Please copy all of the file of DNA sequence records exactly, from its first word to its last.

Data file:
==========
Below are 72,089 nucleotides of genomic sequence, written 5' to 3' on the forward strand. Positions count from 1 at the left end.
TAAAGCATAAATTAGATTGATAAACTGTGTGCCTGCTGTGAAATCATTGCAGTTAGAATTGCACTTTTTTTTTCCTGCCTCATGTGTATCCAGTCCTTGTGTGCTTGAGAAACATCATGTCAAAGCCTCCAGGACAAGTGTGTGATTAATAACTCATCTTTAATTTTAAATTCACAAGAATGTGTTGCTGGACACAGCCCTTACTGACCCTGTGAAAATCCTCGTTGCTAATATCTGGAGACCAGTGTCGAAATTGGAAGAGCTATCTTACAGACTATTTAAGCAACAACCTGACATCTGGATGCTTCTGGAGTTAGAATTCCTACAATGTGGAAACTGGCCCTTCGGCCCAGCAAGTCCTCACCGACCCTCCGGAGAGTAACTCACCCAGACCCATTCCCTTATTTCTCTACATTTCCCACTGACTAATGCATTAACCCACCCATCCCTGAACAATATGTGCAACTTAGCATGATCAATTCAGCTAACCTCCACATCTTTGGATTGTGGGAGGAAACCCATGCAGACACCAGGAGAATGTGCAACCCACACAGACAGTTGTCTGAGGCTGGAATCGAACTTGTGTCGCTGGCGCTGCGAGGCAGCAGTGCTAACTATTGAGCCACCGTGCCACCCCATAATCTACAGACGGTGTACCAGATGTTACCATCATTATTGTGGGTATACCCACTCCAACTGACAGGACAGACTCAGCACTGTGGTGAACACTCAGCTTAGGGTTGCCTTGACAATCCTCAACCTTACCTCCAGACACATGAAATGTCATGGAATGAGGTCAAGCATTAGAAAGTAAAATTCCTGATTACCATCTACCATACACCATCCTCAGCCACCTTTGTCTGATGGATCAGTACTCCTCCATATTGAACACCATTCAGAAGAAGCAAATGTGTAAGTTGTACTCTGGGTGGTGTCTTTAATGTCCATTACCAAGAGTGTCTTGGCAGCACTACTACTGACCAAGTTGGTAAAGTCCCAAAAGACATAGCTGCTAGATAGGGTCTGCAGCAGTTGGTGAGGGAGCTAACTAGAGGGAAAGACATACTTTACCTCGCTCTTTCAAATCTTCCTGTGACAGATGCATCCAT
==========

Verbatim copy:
Below are 72,089 nucleotides of genomic sequence, written 5' to 3' on the forward strand. Positions count from 1 at the left end.
TAAAGCATAAATTAGATTGATAAACTGTGTGCCTGCTGTGAAATCATTGCAGTTAGAATTGCACTTTTTTTTTCCTGCCTCATGTGTATCCAGTCCTTGTGTGCTTGAGAAACATCATGTCAAAGCCTCCAGGACAAGTGTGTGATTAATAACTCATCTTTAATTTTAAATTCACAAGAATGTGTTGCTGGACACAGCCCTTACTGACCCTGTGAAAATCCTCGTTGCTAATATCTGGAGACCAGTGTCGAAATTGGAAGAGCTATCTTACAGACTATTTAAGCAACAACCTGACATCTGGATGCTTCTGGAGTTAGAATTCCTACAATGTGGAAACTGGCCCTTCGGCCCAGCAAGTCCTCACCGACCCTCCGGAGAGTAACTCACCCAGACCCATTCCCTTATTTCTCTACATTTCCCACTGACTAATGCATTAACCCACCCATCCCTGAACAATATGTGCAACTTAGCATGATCAATTCAGCTAACCTCCACATCTTTGGATTGTGGGAGGAAACCCATGCAGACACCAGGAGAATGTGCAACCCACACAGACAGTTGTCTGAGGCTGGAATCGAACTTGTGTCGCTGGCGCTGCGAGGCAGCAGTGCTAACTATTGAGCCACCGTGCCACCCCATAATCTACAGACGGTGTACCAGATGTTACCATCATTATTGTGGGTATACCCACTCCAACTGACAGGACAGACTCAGCACTGTGGTGAACACTCAGCTTAGGGTTGCCTTGACAATCCTCAACCTTACCTCCAGACACATGAAATGTCATGGAATGAGGTCAAGCATTAGAAAGTAAAATTCCTGATTACCATCTACCATACACCATCCTCAGCCACCTTTGTCTGATGGATCAGTACTCCTCCATATTGAACACCATTCAGAAGAAGCAAATGTGTAAGTTGTACTCTGGGTGGTGTCTTTAATGTCCATTACCAAGAGTGTCTTGGCAGCACTACTACTGACCAAGTTGGTAAAGTCCCAAAAGACATAGCTGCTAGATAGGGTCTGCAGCAGTTGGTGAGGGAGCTAACTAGAGGGAAAGACATACTTTACCTCGCTCTTTCAAATCTTCCTGTGACAGATGCATCCAT